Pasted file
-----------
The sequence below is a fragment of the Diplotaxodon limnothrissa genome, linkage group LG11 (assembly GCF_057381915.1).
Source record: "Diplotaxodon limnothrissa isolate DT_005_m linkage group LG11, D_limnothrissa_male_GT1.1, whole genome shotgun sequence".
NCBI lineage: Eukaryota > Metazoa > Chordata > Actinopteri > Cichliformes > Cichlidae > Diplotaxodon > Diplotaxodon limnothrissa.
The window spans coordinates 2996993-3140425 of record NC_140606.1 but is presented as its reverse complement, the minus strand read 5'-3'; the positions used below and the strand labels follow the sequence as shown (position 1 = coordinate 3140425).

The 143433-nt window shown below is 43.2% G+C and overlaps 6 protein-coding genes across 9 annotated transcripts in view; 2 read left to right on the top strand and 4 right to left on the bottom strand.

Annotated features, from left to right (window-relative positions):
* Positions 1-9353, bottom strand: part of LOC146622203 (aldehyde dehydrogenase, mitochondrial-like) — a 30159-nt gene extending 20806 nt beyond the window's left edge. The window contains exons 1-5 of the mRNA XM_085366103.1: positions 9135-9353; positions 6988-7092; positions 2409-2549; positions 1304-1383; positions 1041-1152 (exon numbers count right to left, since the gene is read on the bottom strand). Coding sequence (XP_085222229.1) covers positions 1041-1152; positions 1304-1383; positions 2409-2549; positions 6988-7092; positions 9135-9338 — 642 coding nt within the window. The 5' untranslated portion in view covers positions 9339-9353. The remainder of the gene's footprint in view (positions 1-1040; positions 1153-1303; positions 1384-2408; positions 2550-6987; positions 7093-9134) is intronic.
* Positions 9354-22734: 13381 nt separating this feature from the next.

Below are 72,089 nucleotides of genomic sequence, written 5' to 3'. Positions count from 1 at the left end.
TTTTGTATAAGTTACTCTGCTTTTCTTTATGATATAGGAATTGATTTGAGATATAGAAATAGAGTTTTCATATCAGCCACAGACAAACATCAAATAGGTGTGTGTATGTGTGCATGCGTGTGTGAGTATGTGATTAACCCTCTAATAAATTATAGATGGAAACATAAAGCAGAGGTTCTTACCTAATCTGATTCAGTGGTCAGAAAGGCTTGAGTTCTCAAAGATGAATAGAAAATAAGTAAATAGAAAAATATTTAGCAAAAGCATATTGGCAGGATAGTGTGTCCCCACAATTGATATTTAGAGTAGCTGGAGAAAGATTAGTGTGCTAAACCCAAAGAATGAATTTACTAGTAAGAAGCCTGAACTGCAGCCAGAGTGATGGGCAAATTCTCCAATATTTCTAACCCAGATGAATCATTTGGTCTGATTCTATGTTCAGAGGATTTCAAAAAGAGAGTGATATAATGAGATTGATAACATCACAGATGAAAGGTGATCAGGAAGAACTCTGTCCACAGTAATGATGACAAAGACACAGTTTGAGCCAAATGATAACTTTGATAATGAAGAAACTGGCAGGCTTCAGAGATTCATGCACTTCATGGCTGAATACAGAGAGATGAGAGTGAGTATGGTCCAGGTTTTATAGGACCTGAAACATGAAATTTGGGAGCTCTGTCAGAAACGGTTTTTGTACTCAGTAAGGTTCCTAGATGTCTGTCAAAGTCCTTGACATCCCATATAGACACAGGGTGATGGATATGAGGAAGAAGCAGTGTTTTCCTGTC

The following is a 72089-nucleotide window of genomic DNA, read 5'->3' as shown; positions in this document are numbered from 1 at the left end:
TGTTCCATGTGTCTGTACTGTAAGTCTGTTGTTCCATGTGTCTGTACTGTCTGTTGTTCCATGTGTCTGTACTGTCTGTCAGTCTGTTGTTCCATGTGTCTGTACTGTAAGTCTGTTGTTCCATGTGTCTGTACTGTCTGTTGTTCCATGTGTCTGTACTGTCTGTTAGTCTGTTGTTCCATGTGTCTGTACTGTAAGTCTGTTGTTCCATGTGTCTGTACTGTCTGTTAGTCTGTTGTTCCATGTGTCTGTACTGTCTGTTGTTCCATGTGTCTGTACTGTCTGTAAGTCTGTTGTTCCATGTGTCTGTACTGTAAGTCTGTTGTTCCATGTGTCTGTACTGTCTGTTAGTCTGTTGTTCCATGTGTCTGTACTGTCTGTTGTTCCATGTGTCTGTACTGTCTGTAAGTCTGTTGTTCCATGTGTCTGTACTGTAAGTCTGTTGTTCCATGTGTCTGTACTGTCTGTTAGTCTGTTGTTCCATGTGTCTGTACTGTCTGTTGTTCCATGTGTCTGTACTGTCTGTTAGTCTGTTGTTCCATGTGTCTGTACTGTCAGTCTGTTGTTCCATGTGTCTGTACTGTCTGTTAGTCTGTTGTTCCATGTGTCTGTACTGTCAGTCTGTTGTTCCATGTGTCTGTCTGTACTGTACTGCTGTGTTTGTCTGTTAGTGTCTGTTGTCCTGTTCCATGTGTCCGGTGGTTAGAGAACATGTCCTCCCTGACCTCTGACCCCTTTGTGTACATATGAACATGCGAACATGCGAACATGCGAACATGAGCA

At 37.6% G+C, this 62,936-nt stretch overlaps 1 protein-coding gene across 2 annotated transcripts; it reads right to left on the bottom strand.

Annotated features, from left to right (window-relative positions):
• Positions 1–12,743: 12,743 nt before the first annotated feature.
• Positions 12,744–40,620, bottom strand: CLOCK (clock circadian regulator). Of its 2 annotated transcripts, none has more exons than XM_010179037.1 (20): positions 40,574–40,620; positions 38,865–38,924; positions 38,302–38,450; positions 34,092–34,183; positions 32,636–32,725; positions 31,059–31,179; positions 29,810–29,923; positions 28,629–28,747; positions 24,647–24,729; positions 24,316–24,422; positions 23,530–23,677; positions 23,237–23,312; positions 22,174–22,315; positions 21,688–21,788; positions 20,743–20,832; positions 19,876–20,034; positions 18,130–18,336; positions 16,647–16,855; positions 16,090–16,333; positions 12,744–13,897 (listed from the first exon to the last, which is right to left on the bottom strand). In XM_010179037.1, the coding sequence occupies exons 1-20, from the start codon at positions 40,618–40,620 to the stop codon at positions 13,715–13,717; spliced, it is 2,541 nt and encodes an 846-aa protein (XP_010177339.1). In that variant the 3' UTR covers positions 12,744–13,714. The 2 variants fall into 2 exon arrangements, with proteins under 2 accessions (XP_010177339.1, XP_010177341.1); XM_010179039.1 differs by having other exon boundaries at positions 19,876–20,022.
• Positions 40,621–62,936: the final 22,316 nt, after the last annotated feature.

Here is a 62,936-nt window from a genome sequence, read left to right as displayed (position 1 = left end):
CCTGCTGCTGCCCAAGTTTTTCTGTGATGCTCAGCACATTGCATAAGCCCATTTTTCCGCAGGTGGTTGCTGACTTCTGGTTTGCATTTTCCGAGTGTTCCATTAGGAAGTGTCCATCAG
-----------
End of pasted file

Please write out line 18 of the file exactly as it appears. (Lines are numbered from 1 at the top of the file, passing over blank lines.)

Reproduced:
Here is a 62,936-nt window from a genome sequence, read left to right as displayed (position 1 = left end):